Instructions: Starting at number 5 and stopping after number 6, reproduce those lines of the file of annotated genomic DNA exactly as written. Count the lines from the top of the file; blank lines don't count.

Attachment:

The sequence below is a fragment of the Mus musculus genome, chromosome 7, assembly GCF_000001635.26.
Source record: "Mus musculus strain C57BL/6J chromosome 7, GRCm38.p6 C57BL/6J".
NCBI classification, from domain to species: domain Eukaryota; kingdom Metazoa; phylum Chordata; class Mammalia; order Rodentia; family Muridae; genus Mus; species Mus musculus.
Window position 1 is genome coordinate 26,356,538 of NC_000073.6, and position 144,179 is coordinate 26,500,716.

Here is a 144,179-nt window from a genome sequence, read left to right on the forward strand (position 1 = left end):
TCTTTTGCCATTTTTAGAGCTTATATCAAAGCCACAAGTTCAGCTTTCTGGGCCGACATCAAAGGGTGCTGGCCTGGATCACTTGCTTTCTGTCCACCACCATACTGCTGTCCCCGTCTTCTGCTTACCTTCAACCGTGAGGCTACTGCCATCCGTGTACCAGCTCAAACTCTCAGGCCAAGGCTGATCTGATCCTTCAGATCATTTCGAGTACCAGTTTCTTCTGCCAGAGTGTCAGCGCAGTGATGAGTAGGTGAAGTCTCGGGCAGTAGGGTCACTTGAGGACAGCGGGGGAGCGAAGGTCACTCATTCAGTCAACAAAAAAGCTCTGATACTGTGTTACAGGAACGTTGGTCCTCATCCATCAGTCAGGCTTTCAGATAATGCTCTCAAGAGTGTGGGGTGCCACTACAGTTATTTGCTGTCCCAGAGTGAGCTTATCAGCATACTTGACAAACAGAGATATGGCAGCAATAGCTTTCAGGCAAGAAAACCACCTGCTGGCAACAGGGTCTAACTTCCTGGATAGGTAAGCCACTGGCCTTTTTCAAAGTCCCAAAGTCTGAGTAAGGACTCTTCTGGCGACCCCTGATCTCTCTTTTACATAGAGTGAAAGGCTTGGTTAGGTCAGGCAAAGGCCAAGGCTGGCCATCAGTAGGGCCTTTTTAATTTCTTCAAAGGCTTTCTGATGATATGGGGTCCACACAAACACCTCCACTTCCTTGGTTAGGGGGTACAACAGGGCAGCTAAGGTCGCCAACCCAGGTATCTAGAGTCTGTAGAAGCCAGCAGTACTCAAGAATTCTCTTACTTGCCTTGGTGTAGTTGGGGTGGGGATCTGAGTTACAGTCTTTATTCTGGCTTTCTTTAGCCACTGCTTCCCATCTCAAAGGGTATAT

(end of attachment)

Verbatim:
Here is a 144,179-nt window from a genome sequence, read left to right on the forward strand (position 1 = left end):
TCTTTTGCCATTTTTAGAGCTTATATCAAAGCCACAAGTTCAGCTTTCTGGGCCGACATCAAAGGGTGCTGGCCTGGATCACTTGCTTTCTGTCCACCACCATACTGCTGTCCCCGTCTTCTGCTTACCTTCAACCGTGAGGCTACTGCCATCCGTGTACCAGCTCAAACTCTCAGGCCAAGGCTGATCTGATCCTTCAGATCATTTCGAGTACCAGTTTCTTCTGCCAGAGTGTCAGCGCAGTGATGAGTAGGTGAAGTCTCGGGCAGTAGGGTCACTTGAGGACAGCGGGGGAGCGAAGGTCACTCATTCAGTCAACAAAAAAGCTCTGATACTGTGTTACAGGAACGTTGGTCCTCATCCATCAGTCAGGCTTTCAGATAATGCTCTCAAGAGTGTGGGGTGCCACTACAGTTATTTGCTGTCCCAGAGTGAGCTTATCAGCATACTTGACAAACAGAGATATGGCAGCAATAGCTTTCAGGCAAGAAAACCACCTGCTGGCAACAGGGTCTAACTTCCTGGATAGGTAAGCCACTGGCCTTTTTCAAAGTCCCAAAGTCTGAGTAAGGACTCTTCTGGCGACCCCTGATCTCTCTTTTACATAGAGTGAAAGGCTTGGTTAGGTCAGGCAAAGGCCAAGGCTGGCCATCAGTAGGGCCTTTTTAATTTCTTCAAAGGCTTTCTGATGATATGGGGTCCACACAAACACCTCCACTTCCTTGGTTAGGGGGTACAACAGGGCAGCTAAGGTCGCCAACCCAGGTATCTAGAGTCTGTAGAAGCCAGCAGTACTCAAGAATTCTCTTACTTGCCTTGGTGTAGTTGGGGTGGGGATCTGAGTTACAGTCTTTATTCTGGCTTTCTTTAGCCACTGCTTCCCATCTCAAAGGGTATAT